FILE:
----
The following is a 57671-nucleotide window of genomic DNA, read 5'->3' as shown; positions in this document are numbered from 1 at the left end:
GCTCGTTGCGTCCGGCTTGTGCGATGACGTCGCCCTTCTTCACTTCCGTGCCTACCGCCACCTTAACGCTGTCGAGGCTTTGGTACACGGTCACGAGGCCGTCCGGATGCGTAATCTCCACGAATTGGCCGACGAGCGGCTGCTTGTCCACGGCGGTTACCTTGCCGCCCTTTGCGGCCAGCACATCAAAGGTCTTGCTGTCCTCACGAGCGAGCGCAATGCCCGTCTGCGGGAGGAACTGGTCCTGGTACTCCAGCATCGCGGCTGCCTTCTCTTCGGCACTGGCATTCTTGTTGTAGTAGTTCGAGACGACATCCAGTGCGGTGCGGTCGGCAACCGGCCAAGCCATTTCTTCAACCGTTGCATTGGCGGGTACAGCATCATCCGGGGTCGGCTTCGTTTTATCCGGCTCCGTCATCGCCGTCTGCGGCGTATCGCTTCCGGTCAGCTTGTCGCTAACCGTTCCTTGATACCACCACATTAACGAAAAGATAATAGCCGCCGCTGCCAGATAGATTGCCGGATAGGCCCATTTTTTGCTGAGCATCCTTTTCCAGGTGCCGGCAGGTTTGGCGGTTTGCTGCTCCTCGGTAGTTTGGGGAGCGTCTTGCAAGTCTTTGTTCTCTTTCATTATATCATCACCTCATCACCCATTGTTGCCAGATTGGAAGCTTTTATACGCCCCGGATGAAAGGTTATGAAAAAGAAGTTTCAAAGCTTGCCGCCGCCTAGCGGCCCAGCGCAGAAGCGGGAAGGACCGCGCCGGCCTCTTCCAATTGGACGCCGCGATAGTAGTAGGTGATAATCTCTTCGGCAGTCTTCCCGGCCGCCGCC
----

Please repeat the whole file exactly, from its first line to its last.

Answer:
The following is a 57671-nucleotide window of genomic DNA, read 5'->3' as shown; positions in this document are numbered from 1 at the left end:
GCTCGTTGCGTCCGGCTTGTGCGATGACGTCGCCCTTCTTCACTTCCGTGCCTACCGCCACCTTAACGCTGTCGAGGCTTTGGTACACGGTCACGAGGCCGTCCGGATGCGTAATCTCCACGAATTGGCCGACGAGCGGCTGCTTGTCCACGGCGGTTACCTTGCCGCCCTTTGCGGCCAGCACATCAAAGGTCTTGCTGTCCTCACGAGCGAGCGCAATGCCCGTCTGCGGGAGGAACTGGTCCTGGTACTCCAGCATCGCGGCTGCCTTCTCTTCGGCACTGGCATTCTTGTTGTAGTAGTTCGAGACGACATCCAGTGCGGTGCGGTCGGCAACCGGCCAAGCCATTTCTTCAACCGTTGCATTGGCGGGTACAGCATCATCCGGGGTCGGCTTCGTTTTATCCGGCTCCGTCATCGCCGTCTGCGGCGTATCGCTTCCGGTCAGCTTGTCGCTAACCGTTCCTTGATACCACCACATTAACGAAAAGATAATAGCCGCCGCTGCCAGATAGATTGCCGGATAGGCCCATTTTTTGCTGAGCATCCTTTTCCAGGTGCCGGCAGGTTTGGCGGTTTGCTGCTCCTCGGTAGTTTGGGGAGCGTCTTGCAAGTCTTTGTTCTCTTTCATTATATCATCACCTCATCACCCATTGTTGCCAGATTGGAAGCTTTTATACGCCCCGGATGAAAGGTTATGAAAAAGAAGTTTCAAAGCTTGCCGCCGCCTAGCGGCCCAGCGCAGAAGCGGGAAGGACCGCGCCGGCCTCTTCCAATTGGACGCCGCGATAGTAGTAGGTGATAATCTCTTCGGCAGTCTTCCCGGCCGCCGCC